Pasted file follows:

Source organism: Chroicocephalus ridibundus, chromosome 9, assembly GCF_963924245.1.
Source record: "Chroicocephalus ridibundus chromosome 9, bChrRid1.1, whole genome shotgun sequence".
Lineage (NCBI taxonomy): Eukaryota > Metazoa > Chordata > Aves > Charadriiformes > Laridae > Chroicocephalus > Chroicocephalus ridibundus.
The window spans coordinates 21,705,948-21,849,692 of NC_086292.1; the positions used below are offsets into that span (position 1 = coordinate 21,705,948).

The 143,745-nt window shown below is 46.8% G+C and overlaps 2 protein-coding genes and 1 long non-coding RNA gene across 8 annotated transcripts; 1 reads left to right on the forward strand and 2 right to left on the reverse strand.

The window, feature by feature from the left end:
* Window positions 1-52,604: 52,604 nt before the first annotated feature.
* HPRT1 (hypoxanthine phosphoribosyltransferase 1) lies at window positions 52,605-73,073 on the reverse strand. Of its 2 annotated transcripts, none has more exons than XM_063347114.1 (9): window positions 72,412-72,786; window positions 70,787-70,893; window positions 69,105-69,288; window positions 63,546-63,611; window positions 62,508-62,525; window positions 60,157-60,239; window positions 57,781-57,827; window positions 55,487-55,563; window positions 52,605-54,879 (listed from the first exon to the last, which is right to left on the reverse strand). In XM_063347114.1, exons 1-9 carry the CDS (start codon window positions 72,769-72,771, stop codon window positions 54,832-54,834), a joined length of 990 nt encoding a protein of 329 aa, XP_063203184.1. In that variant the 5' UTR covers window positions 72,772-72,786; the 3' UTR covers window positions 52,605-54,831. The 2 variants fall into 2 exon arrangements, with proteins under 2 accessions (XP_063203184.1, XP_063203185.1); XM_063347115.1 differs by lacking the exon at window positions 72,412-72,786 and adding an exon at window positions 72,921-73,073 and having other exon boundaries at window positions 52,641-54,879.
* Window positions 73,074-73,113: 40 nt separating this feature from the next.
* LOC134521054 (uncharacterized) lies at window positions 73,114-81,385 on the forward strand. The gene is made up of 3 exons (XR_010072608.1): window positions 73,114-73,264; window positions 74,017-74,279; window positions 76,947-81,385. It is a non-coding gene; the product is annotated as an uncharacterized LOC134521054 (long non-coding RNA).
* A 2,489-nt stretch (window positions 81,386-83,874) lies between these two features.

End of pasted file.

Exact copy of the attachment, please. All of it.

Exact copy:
Source organism: Chroicocephalus ridibundus, chromosome 9, assembly GCF_963924245.1.
Source record: "Chroicocephalus ridibundus chromosome 9, bChrRid1.1, whole genome shotgun sequence".
Lineage (NCBI taxonomy): Eukaryota > Metazoa > Chordata > Aves > Charadriiformes > Laridae > Chroicocephalus > Chroicocephalus ridibundus.
The window spans coordinates 21,705,948-21,849,692 of NC_086292.1; the positions used below are offsets into that span (position 1 = coordinate 21,705,948).

The 143,745-nt window shown below is 46.8% G+C and overlaps 2 protein-coding genes and 1 long non-coding RNA gene across 8 annotated transcripts; 1 reads left to right on the forward strand and 2 right to left on the reverse strand.

The window, feature by feature from the left end:
* Window positions 1-52,604: 52,604 nt before the first annotated feature.
* HPRT1 (hypoxanthine phosphoribosyltransferase 1) lies at window positions 52,605-73,073 on the reverse strand. Of its 2 annotated transcripts, none has more exons than XM_063347114.1 (9): window positions 72,412-72,786; window positions 70,787-70,893; window positions 69,105-69,288; window positions 63,546-63,611; window positions 62,508-62,525; window positions 60,157-60,239; window positions 57,781-57,827; window positions 55,487-55,563; window positions 52,605-54,879 (listed from the first exon to the last, which is right to left on the reverse strand). In XM_063347114.1, exons 1-9 carry the CDS (start codon window positions 72,769-72,771, stop codon window positions 54,832-54,834), a joined length of 990 nt encoding a protein of 329 aa, XP_063203184.1. In that variant the 5' UTR covers window positions 72,772-72,786; the 3' UTR covers window positions 52,605-54,831. The 2 variants fall into 2 exon arrangements, with proteins under 2 accessions (XP_063203184.1, XP_063203185.1); XM_063347115.1 differs by lacking the exon at window positions 72,412-72,786 and adding an exon at window positions 72,921-73,073 and having other exon boundaries at window positions 52,641-54,879.
* Window positions 73,074-73,113: 40 nt separating this feature from the next.
* LOC134521054 (uncharacterized) lies at window positions 73,114-81,385 on the forward strand. The gene is made up of 3 exons (XR_010072608.1): window positions 73,114-73,264; window positions 74,017-74,279; window positions 76,947-81,385. It is a non-coding gene; the product is annotated as an uncharacterized LOC134521054 (long non-coding RNA).
* A 2,489-nt stretch (window positions 81,386-83,874) lies between these two features.